Me: Ah.  Yes, that is me.  I was just joking just now.
Elenwen: Indeed.  That's a very unusual surname.  "the Bastard".
Me: Yes, it's an original.  I had it changed.
Elenwen: You had your family name changed TO "the Bastard"?
Me: Well, it used to be de Faquwad.
Elenwen: My, how amusing.  Well, if you'll excuse me I must find someone else to talk to.  Perhaps those guards over there.  Do enjoy yourself... for however long you have left.

Me: Oh crap...
Jarl Idgrod Ravencrone: I did not expect to see you here, young Thane..
Me: Ah... yes... uh... uh.
Jarl Idgrod Ravencrone: Jarl Ravencrone?  You saved my city from vampires?
Me: Oh yes!  I remember now.
Jarl Idgrod Ravencrone: Oh, I suppose I cannot fault your forgetting.  You do help so many, after all.  But bold as you are, Dragonborn, I cannot help but think you foolish for attempting to sneak into the Thalmor embassy using a false name so close to your true one.  Even in the far north, the Thalmor have heard tales of "The Bather Of Riverwood".
Me: That's not my fault!  One of the Blades got me an invitation so I could look for evidence of the Thalmor corruption.  She might have told me that there was a guest list that had... an obvious alias on it.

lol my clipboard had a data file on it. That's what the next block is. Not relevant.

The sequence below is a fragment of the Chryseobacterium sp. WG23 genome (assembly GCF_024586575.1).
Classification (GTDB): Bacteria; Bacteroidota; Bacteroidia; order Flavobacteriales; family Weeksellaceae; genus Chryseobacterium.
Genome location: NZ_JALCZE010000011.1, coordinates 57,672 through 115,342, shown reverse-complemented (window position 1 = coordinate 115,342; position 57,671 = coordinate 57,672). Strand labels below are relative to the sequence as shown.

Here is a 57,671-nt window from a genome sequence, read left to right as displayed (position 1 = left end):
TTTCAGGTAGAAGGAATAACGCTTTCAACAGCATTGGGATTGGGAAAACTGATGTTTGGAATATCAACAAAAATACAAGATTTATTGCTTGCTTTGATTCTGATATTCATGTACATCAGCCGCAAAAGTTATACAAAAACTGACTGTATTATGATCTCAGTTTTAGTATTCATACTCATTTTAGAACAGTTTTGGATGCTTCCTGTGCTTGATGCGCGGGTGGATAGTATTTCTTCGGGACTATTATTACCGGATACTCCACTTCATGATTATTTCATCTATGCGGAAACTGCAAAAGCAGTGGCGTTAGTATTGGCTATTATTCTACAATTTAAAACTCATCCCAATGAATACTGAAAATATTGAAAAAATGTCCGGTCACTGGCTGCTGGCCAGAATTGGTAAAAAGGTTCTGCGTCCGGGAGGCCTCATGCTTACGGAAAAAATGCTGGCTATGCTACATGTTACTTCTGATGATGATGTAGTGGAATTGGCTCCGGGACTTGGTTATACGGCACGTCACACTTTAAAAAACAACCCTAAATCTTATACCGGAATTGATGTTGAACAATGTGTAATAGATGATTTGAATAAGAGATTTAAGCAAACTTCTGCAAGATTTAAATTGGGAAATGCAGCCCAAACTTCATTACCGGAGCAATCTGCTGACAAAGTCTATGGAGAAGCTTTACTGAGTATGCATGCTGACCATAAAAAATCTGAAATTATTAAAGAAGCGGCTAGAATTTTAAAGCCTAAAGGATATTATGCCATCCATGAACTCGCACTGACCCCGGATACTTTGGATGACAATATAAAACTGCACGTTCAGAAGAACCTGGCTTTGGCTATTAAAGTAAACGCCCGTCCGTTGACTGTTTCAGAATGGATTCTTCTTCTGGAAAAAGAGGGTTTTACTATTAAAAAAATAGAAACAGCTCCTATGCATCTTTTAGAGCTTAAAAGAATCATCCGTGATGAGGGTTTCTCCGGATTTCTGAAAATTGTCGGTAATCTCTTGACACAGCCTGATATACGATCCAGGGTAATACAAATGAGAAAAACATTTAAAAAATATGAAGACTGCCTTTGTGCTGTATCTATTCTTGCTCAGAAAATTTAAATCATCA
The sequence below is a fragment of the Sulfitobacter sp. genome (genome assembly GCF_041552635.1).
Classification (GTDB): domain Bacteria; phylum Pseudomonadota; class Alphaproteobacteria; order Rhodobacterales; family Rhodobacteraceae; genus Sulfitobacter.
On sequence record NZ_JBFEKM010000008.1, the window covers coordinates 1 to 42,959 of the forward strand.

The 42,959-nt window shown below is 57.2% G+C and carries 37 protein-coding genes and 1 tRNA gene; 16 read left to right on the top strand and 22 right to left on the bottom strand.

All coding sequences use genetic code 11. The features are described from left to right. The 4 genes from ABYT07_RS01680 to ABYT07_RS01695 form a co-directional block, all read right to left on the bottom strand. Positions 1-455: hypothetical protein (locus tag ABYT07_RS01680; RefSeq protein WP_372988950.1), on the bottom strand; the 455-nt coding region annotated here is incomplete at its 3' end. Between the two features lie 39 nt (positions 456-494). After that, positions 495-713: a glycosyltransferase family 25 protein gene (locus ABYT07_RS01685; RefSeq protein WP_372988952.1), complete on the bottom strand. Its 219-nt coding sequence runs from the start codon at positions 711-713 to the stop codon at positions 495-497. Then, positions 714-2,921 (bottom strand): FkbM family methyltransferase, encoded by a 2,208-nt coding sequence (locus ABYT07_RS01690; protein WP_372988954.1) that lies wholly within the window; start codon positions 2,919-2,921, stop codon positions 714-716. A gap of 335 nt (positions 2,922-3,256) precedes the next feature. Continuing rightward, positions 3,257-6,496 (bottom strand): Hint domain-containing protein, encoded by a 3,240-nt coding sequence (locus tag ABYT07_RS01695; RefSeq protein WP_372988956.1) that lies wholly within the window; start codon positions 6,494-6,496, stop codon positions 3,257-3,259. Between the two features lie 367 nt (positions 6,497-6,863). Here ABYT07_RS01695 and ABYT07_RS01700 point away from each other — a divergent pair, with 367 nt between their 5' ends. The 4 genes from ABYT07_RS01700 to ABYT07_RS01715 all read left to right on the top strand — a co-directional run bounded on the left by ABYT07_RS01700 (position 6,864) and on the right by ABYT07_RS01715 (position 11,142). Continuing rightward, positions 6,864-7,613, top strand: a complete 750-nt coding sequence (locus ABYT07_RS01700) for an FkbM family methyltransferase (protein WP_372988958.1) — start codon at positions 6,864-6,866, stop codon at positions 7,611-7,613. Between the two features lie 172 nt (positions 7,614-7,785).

Jarl Idgrod Ravencrone: Yes. If this is the Blades idea of subterfuge, this explains why their order is dying.
Me: Tell me about it.  I don't suppose you could aid me, your Jarlness?  Create some sort of distraction?
Jarl Idgrod Ravencrone: For you, oh Thane of Thanes?  Of course.  Just let me get to the center of the room and then you do what needs doing.

Jarl Idgrod Ravencrone: Quail, people of Skyrim!.
Elenwen: No, I think that's turkey and beef on the kabobs.
Jarl Idgrod Ravencrone: Repent!  Repent!  Rue!  Rue!  The hour of the awakening is upon us!  Beware the serpent in your midst!  Beware, oh people of Skyrim!Elenwen: By the Eight, what now?!
Malborn: Psst!  Matthias!  Back here behind the bar!
Me: And... out.


Me: Ugh.  I've checked every single office and library in this godsforsaken building, and nearly used up all my invisibility potions trying to stay undetected.  The only place left is in the basement.  But what are the chances they'd keep sensitive intelligence down there?